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Fed moves to close credit card loophole that allows excessive fees

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Washington Post Staff Writer
Tuesday, October 19, 2010; 11:08 PM

The Federal Reserve on Tuesday moved to stop credit card issuers from using a regulatory loophole to charge the most vulnerable customers exorbitant sign-up fees.

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The proposed regulation is aimed squarely at "fee-harvester cards," targeted at consumers with poor credit histories. The cards carry interest rates as high as 79 percent and typically have limits of a few hundred dollars. They also come with hefty annual fees and other charges that can quickly eat up the available credit.

One card described in a 2007 report by the National Consumer Law Center, an advocacy group, had a $300 limit with $247 in monthly and annual fees, leaving consumers with only $53 to spend.

The landmark Credit Card Act that was enacted last year sought to tamp down such practices by capping card fees at 25 percent of the credit limit for the first year of use. Web sites of some credit card companies state the cards are no longer available.

But some issuers found a way around the law by charging a sign-up fee before the account is actually opened. One such card advertised on First Premier Bank's Web site assesses a $25 processing fee to register for the card. The site notes, however, that "for convenience this Processing Fee can be paid over time."

The initial credit limit on First Premier's card is typically $300 and it carries a $75 annual fee - 25 percent of the available credit and technically in compliance with the law. Under the Fed's proposal, however, card issuers would be required to include the sign-up fees in that calculation, putting First Premier's fees at 33 percent of available credit.

"This was a huge loophole," said Adam Levin, co-founder of Credit.com, a credit-report Web site. "I really believe the Card Act is a work in progress."

Officials at First Premier, which is based in South Dakota, did not return several calls seeking comment. Card issuers have said that high interest rates and fees are necessary in order to extend credit to risky customers, who often pay late or not at all. In local news reports, First Premier said the new regulations have hurt its business and forced it to slash hundreds of positions. It also said it is retooling its portfolio of products.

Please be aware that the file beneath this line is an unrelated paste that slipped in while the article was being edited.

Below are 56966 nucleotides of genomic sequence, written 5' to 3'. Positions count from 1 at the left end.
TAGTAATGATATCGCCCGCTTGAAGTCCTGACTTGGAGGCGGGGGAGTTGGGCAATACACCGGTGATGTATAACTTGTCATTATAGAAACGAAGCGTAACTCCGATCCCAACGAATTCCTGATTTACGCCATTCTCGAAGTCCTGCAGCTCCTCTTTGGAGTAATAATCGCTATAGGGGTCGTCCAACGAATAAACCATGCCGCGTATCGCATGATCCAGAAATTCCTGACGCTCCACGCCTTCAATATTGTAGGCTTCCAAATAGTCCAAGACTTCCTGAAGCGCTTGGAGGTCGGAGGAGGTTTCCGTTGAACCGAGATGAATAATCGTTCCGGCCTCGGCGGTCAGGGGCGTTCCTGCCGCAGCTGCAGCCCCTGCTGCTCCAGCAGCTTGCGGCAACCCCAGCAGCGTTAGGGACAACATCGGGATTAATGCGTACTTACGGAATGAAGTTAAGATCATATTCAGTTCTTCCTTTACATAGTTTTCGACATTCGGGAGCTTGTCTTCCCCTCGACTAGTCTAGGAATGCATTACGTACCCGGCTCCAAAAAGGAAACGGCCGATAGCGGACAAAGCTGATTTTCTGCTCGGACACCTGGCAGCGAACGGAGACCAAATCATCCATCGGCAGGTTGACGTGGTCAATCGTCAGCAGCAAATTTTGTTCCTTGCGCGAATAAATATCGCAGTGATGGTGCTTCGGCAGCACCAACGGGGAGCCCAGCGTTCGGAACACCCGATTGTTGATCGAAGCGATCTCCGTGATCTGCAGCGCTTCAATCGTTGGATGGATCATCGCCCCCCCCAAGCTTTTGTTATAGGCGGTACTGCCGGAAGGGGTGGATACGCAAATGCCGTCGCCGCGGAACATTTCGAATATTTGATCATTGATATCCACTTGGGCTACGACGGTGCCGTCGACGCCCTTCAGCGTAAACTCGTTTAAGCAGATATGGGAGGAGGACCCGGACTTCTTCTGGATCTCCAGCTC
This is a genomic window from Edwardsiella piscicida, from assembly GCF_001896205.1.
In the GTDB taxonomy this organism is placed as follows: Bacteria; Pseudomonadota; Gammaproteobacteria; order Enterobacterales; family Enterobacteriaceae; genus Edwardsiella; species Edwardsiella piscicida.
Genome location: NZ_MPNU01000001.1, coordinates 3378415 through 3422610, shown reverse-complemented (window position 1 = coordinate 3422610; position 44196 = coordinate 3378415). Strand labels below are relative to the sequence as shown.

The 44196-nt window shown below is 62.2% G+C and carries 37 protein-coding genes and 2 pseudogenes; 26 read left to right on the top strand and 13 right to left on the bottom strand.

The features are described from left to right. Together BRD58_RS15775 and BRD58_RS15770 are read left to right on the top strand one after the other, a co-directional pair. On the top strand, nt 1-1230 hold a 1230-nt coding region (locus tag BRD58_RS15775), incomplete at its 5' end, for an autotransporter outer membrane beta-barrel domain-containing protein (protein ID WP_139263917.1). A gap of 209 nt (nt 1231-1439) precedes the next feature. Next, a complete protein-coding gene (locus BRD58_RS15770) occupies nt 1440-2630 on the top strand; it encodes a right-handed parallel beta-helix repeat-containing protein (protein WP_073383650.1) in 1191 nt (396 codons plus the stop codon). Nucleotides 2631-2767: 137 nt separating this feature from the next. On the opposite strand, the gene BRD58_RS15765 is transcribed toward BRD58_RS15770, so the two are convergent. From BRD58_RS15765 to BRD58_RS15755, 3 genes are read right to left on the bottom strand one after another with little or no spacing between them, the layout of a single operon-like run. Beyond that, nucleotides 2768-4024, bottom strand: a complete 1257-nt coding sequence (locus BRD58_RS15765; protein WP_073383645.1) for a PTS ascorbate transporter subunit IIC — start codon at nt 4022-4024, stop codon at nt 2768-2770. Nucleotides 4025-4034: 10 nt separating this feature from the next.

"We think it's a failed business model," said Lauren Saunders, managing attorney for the consumer law center. "It's appropriately getting squeezed."

Curtis Everson, president of the South Dakota Bankers Association, said that state has lost 3,000 finance jobs over the past two years as the sweeping industry overhauls took effect. He said that tighter regulations could mean that businesses will no longer be able to afford to offer credit to distressed consumers.

"Congress and the regulatory community are imposing their judgment over what's appropriate in terms of risk-based pricing for a high-risk group," he said. "I think there's clearly a difference of opinion."

The Fed also proposed several other changes to the credit card regulations: Issuers would not be able to raise interest rates on certain promotional offers unless a customer was more than 60 days late on a payment, and issuers would have to take into account customers' independent income, not just household income, when determining whether they are eligible for credit.

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